In United States v. Spetz, we declined to extract from the plurality's holding in Cardwell any general rule with regard to the applicability of the automobile exception to searches or seizures of cars lawfully parked in a public place. 721 F.2d at 1472. We expressly stated that before abandoning the rule set forth in United States v. Connolly, 479 F.2d 930, 935 (9th Cir.), cert. dismissed, 414 U.S. 897, 94 S.Ct. 248, 38 L.Ed.2d 139 (1973), wherein we required a showing of both probable cause and exigent circumstances for a warrantless search and seizure of an automobile parked on a public street to be deemed lawful, "we would require a far clearer directive from the Supreme Court." United States v. Spetz, 721 F.2d at 1472. We now have that directive.
Emphasizing the inherent mobility of vehicles and the reduced expectation of privacy accorded to them, the Supreme Court recently upheld the warrantless search of a lawfully parked, but fully mobile motor home under the automobile exception. California v. Carney, --- U.S. ----, 105 S.Ct. 2066, 2068-71, 85 L.Ed.2d 406 (1985). In California v. Carney, the Court makes clear that under the automobile exception, probable cause alone suffices to justify a warrantless search of a vehicle lawfully parked in a public place, as long as the scope of the search is reasonable. Id. Specifically, the Court stated, "the pervasive schemes of regulation, which necessarily lead to reduced expectations of privacy, and the exigencies attendant to ready mobility justify searches [of vehicles] without prior recourse to the authority of a magistrate so long as the overriding standard of probable cause is met." Id. at 2070.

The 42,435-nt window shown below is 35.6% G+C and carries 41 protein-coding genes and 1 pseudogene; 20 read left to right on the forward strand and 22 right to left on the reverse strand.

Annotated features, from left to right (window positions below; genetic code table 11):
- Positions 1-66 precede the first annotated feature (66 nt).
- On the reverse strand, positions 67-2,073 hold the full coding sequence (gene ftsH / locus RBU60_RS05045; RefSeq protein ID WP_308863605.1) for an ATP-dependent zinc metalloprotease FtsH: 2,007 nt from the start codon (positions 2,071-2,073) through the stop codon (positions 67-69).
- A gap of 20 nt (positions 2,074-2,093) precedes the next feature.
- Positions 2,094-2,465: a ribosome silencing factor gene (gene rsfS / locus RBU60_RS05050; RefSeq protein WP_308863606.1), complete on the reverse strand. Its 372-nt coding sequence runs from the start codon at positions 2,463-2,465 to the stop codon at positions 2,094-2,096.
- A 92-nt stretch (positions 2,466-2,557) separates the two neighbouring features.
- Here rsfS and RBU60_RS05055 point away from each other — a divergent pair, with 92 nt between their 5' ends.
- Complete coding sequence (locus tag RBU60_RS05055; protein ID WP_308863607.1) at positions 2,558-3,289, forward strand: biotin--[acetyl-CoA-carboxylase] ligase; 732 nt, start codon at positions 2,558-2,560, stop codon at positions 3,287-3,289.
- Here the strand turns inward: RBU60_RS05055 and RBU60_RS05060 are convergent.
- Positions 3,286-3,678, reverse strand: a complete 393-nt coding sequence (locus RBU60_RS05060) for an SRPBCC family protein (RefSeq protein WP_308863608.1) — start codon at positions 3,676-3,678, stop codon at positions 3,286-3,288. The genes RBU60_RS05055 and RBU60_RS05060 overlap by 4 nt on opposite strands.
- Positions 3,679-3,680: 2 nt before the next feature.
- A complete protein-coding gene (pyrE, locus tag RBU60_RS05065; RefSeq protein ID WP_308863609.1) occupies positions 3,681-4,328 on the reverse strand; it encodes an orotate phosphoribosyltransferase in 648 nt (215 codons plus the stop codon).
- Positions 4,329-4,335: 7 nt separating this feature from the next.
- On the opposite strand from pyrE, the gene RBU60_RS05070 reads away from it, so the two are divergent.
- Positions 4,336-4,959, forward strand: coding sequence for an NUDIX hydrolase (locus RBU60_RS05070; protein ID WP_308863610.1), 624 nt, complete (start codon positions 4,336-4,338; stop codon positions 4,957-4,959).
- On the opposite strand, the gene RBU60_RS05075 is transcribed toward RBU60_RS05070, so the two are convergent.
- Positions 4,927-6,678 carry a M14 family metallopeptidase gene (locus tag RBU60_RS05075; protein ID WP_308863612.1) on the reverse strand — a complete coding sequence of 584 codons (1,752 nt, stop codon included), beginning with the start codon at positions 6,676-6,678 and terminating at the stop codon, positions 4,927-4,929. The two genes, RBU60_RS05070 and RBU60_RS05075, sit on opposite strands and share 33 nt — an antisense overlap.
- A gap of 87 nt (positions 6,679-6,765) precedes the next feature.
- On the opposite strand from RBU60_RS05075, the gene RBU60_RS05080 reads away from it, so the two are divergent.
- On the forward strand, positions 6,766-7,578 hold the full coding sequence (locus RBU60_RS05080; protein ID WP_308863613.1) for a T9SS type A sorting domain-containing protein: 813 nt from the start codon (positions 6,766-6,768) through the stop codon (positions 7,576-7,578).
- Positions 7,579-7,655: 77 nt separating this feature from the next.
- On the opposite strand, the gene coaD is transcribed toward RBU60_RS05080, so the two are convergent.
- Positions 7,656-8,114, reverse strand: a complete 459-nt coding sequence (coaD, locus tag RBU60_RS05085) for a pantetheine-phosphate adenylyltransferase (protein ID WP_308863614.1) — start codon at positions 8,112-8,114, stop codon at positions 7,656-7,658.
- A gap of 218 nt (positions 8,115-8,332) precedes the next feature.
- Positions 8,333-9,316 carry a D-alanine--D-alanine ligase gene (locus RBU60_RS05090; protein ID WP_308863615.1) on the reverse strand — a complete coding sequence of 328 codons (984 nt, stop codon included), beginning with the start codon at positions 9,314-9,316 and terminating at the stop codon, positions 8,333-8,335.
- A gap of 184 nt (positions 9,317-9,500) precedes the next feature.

It follows from the Court's opinion in California v. Carney, that if the existence of probable cause alone justifies the warrantless search of a vehicle parked in a public place, certainly a warrantless seizure of such a vehicle, based only on probable cause, also falls within the automobile exception. In light of the Court's holding in California v. Carney, we must abandon our interpretation of the automobile exception set forth in United States v. Spetz, 721 F.2d at 1472, and United States v. Connolly, 479 F.2d at 934-35. We now hold that the existence of probable cause alone justifies a warrantless search or seizure of a vehicle lawfully parked in a public place. In the present case, we need only concern ourselves with the propriety of a warrantless seizure of an automobile parked on a public street.